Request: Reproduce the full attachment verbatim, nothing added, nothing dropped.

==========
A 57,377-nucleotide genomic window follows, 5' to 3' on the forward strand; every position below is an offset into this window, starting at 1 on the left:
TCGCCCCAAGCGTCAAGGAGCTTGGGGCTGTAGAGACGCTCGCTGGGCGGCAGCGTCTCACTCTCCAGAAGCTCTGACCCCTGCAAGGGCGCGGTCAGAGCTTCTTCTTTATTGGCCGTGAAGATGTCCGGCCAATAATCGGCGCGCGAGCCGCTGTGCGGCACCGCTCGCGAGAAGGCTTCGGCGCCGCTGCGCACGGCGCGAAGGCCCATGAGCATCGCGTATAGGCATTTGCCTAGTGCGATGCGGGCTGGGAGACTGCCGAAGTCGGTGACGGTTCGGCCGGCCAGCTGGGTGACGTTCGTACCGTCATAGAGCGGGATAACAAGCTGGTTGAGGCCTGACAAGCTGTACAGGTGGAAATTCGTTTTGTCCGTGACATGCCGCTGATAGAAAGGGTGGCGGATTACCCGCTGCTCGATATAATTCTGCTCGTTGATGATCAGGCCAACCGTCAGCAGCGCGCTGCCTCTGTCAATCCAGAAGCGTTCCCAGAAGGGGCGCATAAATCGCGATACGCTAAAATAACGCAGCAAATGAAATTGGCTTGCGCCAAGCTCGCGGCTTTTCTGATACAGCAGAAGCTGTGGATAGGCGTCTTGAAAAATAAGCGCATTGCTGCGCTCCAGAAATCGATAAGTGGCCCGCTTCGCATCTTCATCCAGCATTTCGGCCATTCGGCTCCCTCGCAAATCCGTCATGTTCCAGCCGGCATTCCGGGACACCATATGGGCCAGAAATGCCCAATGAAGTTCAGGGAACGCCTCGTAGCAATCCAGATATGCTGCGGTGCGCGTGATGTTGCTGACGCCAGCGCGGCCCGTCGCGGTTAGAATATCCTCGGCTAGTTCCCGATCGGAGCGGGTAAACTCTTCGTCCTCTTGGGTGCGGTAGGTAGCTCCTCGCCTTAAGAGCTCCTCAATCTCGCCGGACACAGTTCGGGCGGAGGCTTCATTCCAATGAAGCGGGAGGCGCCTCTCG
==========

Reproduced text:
A 57,377-nucleotide genomic window follows, 5' to 3' on the forward strand; every position below is an offset into this window, starting at 1 on the left:
TCGCCCCAAGCGTCAAGGAGCTTGGGGCTGTAGAGACGCTCGCTGGGCGGCAGCGTCTCACTCTCCAGAAGCTCTGACCCCTGCAAGGGCGCGGTCAGAGCTTCTTCTTTATTGGCCGTGAAGATGTCCGGCCAATAATCGGCGCGCGAGCCGCTGTGCGGCACCGCTCGCGAGAAGGCTTCGGCGCCGCTGCGCACGGCGCGAAGGCCCATGAGCATCGCGTATAGGCATTTGCCTAGTGCGATGCGGGCTGGGAGACTGCCGAAGTCGGTGACGGTTCGGCCGGCCAGCTGGGTGACGTTCGTACCGTCATAGAGCGGGATAACAAGCTGGTTGAGGCCTGACAAGCTGTACAGGTGGAAATTCGTTTTGTCCGTGACATGCCGCTGATAGAAAGGGTGGCGGATTACCCGCTGCTCGATATAATTCTGCTCGTTGATGATCAGGCCAACCGTCAGCAGCGCGCTGCCTCTGTCAATCCAGAAGCGTTCCCAGAAGGGGCGCATAAATCGCGATACGCTAAAATAACGCAGCAAATGAAATTGGCTTGCGCCAAGCTCGCGGCTTTTCTGATACAGCAGAAGCTGTGGATAGGCGTCTTGAAAAATAAGCGCATTGCTGCGCTCCAGAAATCGATAAGTGGCCCGCTTCGCATCTTCATCCAGCATTTCGGCCATTCGGCTCCCTCGCAAATCCGTCATGTTCCAGCCGGCATTCCGGGACACCATATGGGCCAGAAATGCCCAATGAAGTTCAGGGAACGCCTCGTAGCAATCCAGATATGCTGCGGTGCGCGTGATGTTGCTGACGCCAGCGCGGCCCGTCGCGGTTAGAATATCCTCGGCTAGTTCCCGATCGGAGCGGGTAAACTCTTCGTCCTCTTGGGTGCGGTAGGTAGCTCCTCGCCTTAAGAGCTCCTCAATCTCGCCGGACACAGTTCGGGCGGAGGCTTCATTCCAATGAAGCGGGAGGCGCCTCTCG